updated 10:41 am EDT, Fri April 4, 2014
Electro-permanent magnets for Project Ara demonstrated
Google has revealed more about its Project Ara modular smartphone ahead of its first Ara Developers Conference on April 15th. A video showing the team behind the project has been posted to YouTube by PhoneBloks, demonstrating how the smartphone stays together, as well as how individual modules could have various external textures and styles.
Three endoskeletons were shown in the video as renders, reports Engadget, with each varying in cost and capacity, as well as size. The smallest, thought to sell for around $50 with basic components, will be able to hold at least six modules, with the mid-sized version holding eight, and the largest and possibly phablet-sized model will hold at least nine.
The modules, which will hold processors, storage, camera sensors, and other parts, will be held in place inside the endoskeleton by an electro-permanent magnet. An electrical current will be used to change the magnetic properties of a permanent magnet, allowing a module to remain firmly attached to the endoskeleton without any power required after fixing, but can be released by a controlling app triggering more current.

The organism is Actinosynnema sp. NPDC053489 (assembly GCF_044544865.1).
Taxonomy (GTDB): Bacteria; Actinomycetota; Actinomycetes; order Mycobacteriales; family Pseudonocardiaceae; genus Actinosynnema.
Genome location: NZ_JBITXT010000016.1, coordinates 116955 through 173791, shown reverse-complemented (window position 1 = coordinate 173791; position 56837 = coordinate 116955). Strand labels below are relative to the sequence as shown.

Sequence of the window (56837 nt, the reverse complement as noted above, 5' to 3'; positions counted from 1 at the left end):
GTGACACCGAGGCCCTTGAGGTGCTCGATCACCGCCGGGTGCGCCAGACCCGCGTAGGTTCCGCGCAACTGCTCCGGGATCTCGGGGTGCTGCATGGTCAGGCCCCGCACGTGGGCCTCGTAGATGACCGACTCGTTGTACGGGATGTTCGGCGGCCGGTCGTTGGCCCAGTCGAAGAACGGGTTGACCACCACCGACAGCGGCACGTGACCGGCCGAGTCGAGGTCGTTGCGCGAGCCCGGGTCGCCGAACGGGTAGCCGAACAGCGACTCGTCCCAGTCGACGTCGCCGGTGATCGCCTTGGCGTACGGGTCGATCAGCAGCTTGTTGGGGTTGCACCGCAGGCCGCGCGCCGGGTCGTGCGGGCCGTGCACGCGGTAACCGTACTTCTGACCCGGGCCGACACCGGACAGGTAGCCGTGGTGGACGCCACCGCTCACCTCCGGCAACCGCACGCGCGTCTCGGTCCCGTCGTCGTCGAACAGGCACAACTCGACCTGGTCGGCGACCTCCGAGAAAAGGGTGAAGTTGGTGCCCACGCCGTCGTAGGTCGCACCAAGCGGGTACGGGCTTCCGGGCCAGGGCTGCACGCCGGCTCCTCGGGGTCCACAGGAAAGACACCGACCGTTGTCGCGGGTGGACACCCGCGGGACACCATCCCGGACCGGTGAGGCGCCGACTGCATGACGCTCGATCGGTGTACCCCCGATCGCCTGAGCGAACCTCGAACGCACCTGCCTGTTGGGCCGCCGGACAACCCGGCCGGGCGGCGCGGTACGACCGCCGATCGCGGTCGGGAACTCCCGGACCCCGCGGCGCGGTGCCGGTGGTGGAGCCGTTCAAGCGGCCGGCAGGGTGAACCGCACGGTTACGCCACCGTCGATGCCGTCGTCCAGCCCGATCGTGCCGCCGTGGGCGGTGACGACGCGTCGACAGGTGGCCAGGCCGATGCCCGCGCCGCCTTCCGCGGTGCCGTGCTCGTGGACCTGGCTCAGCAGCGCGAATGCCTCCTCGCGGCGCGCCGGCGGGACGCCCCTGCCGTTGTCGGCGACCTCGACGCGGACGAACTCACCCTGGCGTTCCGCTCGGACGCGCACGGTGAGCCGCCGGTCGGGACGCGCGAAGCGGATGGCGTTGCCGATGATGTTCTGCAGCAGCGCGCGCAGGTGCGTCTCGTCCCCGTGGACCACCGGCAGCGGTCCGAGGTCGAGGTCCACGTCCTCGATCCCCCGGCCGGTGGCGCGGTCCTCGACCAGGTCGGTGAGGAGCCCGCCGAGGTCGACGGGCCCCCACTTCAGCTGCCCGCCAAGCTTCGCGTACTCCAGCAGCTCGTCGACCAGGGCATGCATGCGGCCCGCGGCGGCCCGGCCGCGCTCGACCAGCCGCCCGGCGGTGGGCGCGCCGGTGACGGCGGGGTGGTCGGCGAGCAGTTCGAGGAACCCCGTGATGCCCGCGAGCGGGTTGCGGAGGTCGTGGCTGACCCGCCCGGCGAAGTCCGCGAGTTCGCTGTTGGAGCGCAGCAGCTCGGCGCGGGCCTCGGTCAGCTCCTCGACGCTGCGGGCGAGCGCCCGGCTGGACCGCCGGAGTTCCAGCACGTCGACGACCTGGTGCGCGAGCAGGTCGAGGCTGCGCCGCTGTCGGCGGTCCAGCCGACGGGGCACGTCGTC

The deal made with 3D Systems is allowing Google to experiment with creating enclosures of varying shapes and sizes, allowing for heavily customized modules. Textured casings are shown, alongside those with images and sculptured artwork protruding from the surface. An Ara Configurator app is also demonstrated, giving users a catalog of modules usable on the device, suggesting various configurations and showing what the phone could look like in specific combinations.
Google is still far from shipping the Ara devices. The first units are expected to come off the production line sometime in early 2015.